A Mentoring Mentality
One way to ensure our software quality, technical skill, and throughput continues to improve is through mentoring. At Integrity Inspired Solutions, we have consultants who are familiar with mentoring and the power it can have on a team. We strive to help instill that mentoring environment with our clients. By teaching these tools, their teams will continue to grow and succeed far after our engagement ends. As a developer, embracing mentoring can greatly impact the performance of yourself and your team.
Who is the Mentor and Who is the Student?
In many fields the answer is always the person with seniority and the most experience under her belt. In software development, the answer is not always so simple. Software development is a vast field with many different tools and techniques at our disposal. Expecting to know it all and always be the most knowledgeable will gain you a quick lesson in futility. A good mentor knows that at any moment they may become the student. Not only should you accept that fact, but you should embrace it. More than a few occasions I've been in a teaching session (be it pair programming, lunch and learns, or a formal presentation) and a coworker will bring to my attention something that I didn't know that raised my own expertise.
I have a hammer, everything is a nail
It's tempting to gain a great level of expertise with a certain tool and then apply it to every problem, but we should resist this temptation. Yes we may be able to solve the problem with our tool, but there's always another way to do it (in the case of software development, 10+ different ways). It's critically important to keep an open mind to tools that may be able to solve the problem in a better way, as it is important to recognize there are costs associated with training an entire staff on anything new. The personnel you employ on your team here is key. Don't hire for specific skill sets, hire people who have the mentality that they can accomplish anything with the right tool (even if it's one they're not familiar with). As a mentor, expect that even though you're presenting a well-thought out solution to a problem, you may end up with something better that didn't come from you. You're mentoring to share knowledge and help everyone make informed decisions, not to dictate solutions.
Share your work and accept criticism
A good mentoring environment is one where all developers read each others code on a regular basis. Pair programming, code reviews, and ping pong programming are fantastic practices for getting a development team comfortable with reading and writing code together. Getting involved with open source software is also another great way to become comfortable with sharing the code you write. A good mentor is not afraid to share their code, along with all its warts. If you're waiting for your code to become a perfect, polished gem, that day will never come. Exposing our weak areas is one of the best ways to improve. Getting over the fear of other people seeing our code is one of the first, most important steps, to becoming a good mentor.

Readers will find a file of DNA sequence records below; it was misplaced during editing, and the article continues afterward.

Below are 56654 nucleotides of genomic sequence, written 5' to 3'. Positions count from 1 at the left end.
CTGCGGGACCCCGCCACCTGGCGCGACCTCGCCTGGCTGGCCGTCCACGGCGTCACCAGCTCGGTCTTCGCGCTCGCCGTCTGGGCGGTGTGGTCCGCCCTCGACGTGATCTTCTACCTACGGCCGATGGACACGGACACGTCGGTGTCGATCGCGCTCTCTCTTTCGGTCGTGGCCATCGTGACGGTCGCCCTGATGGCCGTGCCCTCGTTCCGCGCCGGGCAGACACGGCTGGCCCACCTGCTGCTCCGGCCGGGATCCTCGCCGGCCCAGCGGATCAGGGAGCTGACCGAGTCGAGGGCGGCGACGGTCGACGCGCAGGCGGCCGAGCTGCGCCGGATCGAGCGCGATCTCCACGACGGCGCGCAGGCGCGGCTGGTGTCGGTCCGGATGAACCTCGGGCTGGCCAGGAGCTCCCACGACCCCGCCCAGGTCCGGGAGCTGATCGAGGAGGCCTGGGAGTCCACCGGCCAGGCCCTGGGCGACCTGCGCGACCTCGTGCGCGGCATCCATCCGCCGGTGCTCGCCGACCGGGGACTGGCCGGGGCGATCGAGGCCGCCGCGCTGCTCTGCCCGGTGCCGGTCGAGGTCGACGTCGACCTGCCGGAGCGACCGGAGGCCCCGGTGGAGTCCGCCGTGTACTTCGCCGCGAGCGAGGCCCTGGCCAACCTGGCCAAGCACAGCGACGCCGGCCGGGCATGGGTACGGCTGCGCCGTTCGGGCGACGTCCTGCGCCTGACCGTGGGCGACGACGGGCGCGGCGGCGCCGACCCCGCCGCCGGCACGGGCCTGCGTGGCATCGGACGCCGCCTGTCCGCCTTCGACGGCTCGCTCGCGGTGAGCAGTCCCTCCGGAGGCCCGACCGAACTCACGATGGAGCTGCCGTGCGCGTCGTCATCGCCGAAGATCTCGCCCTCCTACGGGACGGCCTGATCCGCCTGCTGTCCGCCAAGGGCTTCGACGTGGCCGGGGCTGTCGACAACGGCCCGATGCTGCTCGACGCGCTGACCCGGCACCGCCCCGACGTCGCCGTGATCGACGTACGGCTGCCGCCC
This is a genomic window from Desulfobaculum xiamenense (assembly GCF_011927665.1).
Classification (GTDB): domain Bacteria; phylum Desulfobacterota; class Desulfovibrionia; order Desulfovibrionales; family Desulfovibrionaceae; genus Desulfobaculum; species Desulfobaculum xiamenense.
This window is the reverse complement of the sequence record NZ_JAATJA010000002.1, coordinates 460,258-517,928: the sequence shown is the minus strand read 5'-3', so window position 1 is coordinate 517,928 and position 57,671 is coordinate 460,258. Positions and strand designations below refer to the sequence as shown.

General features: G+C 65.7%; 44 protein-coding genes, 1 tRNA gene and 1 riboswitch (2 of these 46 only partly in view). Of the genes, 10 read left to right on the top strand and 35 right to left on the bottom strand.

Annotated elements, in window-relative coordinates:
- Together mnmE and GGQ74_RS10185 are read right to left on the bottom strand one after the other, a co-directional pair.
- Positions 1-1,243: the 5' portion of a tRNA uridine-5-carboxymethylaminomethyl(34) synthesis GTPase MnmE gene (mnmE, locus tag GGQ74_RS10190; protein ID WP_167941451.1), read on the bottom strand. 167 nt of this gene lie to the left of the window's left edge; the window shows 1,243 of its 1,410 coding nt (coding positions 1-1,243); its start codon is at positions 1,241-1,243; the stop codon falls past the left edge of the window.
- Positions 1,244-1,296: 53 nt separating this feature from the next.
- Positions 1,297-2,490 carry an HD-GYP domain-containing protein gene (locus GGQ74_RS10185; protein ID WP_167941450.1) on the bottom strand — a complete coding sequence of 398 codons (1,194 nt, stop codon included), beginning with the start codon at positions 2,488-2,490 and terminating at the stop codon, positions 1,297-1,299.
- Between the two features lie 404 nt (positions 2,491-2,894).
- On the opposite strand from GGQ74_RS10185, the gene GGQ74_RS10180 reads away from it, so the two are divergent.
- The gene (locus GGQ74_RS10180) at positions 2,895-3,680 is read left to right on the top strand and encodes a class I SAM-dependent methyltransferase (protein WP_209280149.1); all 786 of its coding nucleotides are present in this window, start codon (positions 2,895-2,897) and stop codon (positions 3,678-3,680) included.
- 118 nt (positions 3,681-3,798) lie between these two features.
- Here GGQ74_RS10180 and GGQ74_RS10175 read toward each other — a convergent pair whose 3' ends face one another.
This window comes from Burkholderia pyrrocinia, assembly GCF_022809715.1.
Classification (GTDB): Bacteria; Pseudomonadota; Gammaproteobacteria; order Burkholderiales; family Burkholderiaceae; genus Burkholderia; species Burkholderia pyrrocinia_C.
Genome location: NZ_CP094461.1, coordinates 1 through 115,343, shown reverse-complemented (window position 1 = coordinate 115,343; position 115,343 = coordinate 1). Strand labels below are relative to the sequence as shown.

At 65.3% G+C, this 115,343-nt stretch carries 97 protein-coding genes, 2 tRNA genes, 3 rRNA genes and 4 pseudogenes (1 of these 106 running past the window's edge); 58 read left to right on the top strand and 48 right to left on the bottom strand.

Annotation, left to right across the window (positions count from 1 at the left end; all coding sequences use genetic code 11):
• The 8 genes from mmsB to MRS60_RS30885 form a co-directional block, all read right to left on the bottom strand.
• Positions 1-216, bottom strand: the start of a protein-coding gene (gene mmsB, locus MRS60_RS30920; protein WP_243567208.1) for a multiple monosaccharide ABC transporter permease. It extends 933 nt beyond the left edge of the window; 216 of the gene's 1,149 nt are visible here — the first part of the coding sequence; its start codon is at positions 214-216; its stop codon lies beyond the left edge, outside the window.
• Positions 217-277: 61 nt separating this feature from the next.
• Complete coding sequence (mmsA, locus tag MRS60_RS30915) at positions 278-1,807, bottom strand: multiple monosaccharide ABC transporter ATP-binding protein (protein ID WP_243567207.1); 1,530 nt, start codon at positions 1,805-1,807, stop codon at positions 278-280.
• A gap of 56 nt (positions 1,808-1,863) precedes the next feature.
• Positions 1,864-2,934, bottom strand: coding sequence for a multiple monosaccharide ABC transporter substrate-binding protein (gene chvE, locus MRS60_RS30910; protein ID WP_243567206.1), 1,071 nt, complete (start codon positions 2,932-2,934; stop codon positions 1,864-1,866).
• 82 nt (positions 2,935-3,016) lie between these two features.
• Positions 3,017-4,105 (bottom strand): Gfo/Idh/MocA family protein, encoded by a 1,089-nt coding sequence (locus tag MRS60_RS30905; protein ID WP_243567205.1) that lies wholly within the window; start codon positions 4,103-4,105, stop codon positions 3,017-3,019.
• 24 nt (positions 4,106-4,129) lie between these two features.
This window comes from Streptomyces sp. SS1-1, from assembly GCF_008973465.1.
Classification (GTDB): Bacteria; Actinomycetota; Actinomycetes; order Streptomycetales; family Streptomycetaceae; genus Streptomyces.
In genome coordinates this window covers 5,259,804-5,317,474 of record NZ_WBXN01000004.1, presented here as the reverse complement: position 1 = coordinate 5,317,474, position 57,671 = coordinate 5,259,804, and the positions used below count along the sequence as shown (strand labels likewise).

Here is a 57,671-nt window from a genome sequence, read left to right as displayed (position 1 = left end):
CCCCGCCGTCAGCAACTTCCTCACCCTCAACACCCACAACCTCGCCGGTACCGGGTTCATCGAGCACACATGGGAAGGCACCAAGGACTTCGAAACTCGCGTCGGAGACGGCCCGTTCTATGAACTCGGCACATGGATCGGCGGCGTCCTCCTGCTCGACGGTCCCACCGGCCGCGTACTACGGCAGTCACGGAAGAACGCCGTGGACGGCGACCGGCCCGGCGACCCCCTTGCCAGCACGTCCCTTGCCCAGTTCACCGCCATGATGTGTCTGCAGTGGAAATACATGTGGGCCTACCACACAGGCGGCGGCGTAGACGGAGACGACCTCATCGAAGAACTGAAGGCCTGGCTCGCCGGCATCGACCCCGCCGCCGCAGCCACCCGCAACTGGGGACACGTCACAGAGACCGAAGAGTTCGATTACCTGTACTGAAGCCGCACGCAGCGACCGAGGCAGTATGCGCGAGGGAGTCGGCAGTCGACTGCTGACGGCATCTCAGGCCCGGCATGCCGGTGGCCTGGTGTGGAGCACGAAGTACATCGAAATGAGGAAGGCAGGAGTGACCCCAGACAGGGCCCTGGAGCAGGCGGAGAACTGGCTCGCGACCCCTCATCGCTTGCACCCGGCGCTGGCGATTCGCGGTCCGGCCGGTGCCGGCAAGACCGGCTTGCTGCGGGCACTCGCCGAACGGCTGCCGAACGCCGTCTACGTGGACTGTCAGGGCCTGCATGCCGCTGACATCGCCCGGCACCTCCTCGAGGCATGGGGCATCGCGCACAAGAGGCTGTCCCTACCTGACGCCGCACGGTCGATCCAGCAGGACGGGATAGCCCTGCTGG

Where to go from here
In order to maximize the potential of a development team, both collectively and individually, it's time to embrace mentoring. It's not always easy at first, especially with the introverted nature of many developers, but it gets easier with time.
Mentor in large groups - have developers host lunch & learns or other sessions where a group of developers can share knowledge.
Mentor in small groups - peer program, ping pong program, and perform regular code reviews.
Everyone mentors - even junior developers. The best path to learning is often to teach.
Drop code ego. Your code isn't perfect, nobody's is. Learn to accept and encourage criticism. Remove the personal attachment from the code you write, and mentor through example.
Go outside your organization - work with open source software, host a session at a local user group or conference. Mentor the larger crowd.
I can tell you that mentoring has been a real struggle for me in the past (I write code, why should I have to spend time talking to people?). This attitude has changed completely and it's been an extremely worthwhile journey. Teams that I've worked with that have embraced the "mentoring mentality" have been incredible examples of achievement and a joy to work with.
How has mentoring gone in your organization? Are there things you can do through mentoring to raise the bar higher?